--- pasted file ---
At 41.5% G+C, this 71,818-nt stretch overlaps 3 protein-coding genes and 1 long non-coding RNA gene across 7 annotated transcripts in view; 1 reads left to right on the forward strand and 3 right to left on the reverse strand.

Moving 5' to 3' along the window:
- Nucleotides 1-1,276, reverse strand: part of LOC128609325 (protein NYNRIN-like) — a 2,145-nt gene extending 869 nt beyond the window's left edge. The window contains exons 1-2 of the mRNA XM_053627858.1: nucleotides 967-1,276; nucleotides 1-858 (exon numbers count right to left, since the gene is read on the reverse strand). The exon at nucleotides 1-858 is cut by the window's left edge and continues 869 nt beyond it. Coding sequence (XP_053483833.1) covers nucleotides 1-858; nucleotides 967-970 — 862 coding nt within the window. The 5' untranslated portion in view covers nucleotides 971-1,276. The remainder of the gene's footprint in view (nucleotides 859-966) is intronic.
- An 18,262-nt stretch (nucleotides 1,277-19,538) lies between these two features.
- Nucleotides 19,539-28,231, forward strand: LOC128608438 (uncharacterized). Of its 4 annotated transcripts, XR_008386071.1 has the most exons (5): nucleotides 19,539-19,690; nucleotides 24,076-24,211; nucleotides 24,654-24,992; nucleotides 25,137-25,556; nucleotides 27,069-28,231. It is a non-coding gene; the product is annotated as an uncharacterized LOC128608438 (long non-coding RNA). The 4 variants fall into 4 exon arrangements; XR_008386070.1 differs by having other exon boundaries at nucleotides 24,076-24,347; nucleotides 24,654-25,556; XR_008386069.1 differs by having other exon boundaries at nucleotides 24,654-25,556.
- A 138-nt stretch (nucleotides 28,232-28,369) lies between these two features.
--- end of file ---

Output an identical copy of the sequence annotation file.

At 41.5% G+C, this 71,818-nt stretch overlaps 3 protein-coding genes and 1 long non-coding RNA gene across 7 annotated transcripts in view; 1 reads left to right on the forward strand and 3 right to left on the reverse strand.

Moving 5' to 3' along the window:
- Nucleotides 1-1,276, reverse strand: part of LOC128609325 (protein NYNRIN-like) — a 2,145-nt gene extending 869 nt beyond the window's left edge. The window contains exons 1-2 of the mRNA XM_053627858.1: nucleotides 967-1,276; nucleotides 1-858 (exon numbers count right to left, since the gene is read on the reverse strand). The exon at nucleotides 1-858 is cut by the window's left edge and continues 869 nt beyond it. Coding sequence (XP_053483833.1) covers nucleotides 1-858; nucleotides 967-970 — 862 coding nt within the window. The 5' untranslated portion in view covers nucleotides 971-1,276. The remainder of the gene's footprint in view (nucleotides 859-966) is intronic.
- An 18,262-nt stretch (nucleotides 1,277-19,538) lies between these two features.
- Nucleotides 19,539-28,231, forward strand: LOC128608438 (uncharacterized). Of its 4 annotated transcripts, XR_008386071.1 has the most exons (5): nucleotides 19,539-19,690; nucleotides 24,076-24,211; nucleotides 24,654-24,992; nucleotides 25,137-25,556; nucleotides 27,069-28,231. It is a non-coding gene; the product is annotated as an uncharacterized LOC128608438 (long non-coding RNA). The 4 variants fall into 4 exon arrangements; XR_008386070.1 differs by having other exon boundaries at nucleotides 24,076-24,347; nucleotides 24,654-25,556; XR_008386069.1 differs by having other exon boundaries at nucleotides 24,654-25,556.
- A 138-nt stretch (nucleotides 28,232-28,369) lies between these two features.